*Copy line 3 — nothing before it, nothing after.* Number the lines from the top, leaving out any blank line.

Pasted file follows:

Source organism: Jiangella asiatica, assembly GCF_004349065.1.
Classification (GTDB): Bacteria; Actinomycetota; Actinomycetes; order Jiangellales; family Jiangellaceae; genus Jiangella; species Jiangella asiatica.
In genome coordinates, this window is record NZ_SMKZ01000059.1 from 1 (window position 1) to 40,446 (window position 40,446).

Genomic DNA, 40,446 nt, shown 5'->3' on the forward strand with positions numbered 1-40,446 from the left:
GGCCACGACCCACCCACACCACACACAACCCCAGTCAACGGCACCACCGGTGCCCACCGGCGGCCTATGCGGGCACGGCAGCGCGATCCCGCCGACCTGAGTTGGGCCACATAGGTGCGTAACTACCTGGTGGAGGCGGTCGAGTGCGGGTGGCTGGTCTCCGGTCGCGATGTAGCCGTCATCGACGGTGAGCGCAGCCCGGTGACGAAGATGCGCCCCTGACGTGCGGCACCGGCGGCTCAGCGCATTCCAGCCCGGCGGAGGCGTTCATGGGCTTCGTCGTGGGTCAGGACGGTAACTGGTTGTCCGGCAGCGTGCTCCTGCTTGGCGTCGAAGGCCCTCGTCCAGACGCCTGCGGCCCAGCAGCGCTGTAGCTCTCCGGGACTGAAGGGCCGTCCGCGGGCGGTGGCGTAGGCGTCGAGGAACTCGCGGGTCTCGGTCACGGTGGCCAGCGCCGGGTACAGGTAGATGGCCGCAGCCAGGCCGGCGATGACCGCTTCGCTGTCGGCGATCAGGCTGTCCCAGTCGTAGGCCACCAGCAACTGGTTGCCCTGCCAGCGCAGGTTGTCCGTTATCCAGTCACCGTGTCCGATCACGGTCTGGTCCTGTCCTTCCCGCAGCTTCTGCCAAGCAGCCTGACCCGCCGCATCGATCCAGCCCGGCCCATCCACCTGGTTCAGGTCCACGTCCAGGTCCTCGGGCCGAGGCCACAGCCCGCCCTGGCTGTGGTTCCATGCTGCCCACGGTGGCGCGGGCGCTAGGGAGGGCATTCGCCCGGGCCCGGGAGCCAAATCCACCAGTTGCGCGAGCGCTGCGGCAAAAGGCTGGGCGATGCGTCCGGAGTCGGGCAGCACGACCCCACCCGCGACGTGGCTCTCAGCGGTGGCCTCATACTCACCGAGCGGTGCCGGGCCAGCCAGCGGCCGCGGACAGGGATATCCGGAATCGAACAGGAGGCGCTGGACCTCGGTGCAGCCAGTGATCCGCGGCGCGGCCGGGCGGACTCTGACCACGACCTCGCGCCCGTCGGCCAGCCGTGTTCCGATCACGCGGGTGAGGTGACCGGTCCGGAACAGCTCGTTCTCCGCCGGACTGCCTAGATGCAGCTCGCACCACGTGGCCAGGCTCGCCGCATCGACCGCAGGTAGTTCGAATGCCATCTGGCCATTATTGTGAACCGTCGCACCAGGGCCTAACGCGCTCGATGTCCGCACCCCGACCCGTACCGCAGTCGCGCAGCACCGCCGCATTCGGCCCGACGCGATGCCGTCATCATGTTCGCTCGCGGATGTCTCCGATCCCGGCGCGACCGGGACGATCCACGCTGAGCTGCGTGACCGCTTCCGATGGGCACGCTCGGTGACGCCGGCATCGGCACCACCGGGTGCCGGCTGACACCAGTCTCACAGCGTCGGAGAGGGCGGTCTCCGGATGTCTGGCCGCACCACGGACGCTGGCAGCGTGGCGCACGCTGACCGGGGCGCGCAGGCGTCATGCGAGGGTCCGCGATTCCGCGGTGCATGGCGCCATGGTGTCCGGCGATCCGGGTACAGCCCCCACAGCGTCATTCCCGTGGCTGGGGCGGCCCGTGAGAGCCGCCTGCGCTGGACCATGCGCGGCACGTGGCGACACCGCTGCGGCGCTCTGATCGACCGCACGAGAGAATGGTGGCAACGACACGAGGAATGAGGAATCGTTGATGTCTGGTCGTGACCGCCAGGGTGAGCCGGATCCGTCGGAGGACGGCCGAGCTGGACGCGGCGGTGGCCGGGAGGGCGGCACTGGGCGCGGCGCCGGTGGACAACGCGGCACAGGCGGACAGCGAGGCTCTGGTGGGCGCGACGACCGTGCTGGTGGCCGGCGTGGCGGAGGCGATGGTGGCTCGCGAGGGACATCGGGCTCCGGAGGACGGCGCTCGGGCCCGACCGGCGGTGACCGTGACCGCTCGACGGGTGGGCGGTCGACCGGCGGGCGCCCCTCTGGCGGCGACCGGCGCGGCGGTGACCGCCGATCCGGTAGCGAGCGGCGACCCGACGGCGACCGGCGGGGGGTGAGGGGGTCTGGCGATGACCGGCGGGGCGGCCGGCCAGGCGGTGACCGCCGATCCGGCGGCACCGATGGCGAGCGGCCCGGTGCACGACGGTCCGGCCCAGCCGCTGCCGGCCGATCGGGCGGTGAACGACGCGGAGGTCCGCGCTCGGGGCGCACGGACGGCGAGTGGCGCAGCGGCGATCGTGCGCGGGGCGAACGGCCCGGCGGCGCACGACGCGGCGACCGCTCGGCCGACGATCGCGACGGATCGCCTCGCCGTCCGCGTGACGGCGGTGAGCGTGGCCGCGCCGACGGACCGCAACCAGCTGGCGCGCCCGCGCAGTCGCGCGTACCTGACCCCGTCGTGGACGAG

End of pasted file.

In genome coordinates, this window is record NZ_SMKZ01000059.1 from 1 (window position 1) to 40,446 (window position 40,446).